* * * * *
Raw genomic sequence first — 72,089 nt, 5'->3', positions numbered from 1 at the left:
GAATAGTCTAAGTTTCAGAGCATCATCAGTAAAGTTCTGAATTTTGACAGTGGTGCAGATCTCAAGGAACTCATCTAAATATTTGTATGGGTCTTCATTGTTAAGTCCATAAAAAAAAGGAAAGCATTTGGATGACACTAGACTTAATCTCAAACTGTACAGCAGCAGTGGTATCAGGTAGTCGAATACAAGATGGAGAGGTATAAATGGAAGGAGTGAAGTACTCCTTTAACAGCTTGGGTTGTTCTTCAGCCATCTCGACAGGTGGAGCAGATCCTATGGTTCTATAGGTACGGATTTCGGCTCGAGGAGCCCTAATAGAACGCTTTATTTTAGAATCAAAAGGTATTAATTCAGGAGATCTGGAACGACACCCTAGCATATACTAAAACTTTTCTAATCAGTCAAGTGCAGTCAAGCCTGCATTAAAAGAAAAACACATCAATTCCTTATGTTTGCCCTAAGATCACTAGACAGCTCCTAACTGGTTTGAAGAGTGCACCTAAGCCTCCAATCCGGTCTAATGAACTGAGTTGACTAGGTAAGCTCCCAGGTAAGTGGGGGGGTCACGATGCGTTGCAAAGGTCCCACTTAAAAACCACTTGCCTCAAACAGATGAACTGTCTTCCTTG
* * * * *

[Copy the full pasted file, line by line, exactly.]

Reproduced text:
Raw genomic sequence first — 72,089 nt, 5'->3', positions numbered from 1 at the left:
GAATAGTCTAAGTTTCAGAGCATCATCAGTAAAGTTCTGAATTTTGACAGTGGTGCAGATCTCAAGGAACTCATCTAAATATTTGTATGGGTCTTCATTGTTAAGTCCATAAAAAAAAGGAAAGCATTTGGATGACACTAGACTTAATCTCAAACTGTACAGCAGCAGTGGTATCAGGTAGTCGAATACAAGATGGAGAGGTATAAATGGAAGGAGTGAAGTACTCCTTTAACAGCTTGGGTTGTTCTTCAGCCATCTCGACAGGTGGAGCAGATCCTATGGTTCTATAGGTACGGATTTCGGCTCGAGGAGCCCTAATAGAACGCTTTATTTTAGAATCAAAAGGTATTAATTCAGGAGATCTGGAACGACACCCTAGCATATACTAAAACTTTTCTAATCAGTCAAGTGCAGTCAAGCCTGCATTAAAAGAAAAACACATCAATTCCTTATGTTTGCCCTAAGATCACTAGACAGCTCCTAACTGGTTTGAAGAGTGCACCTAAGCCTCCAATCCGGTCTAATGAACTGAGTTGACTAGGTAAGCTCCCAGGTAAGTGGGGGGGTCACGATGCGTTGCAAAGGTCCCACTTAAAAACCACTTGCCTCAAACAGATGAACTGTCTTCCTTG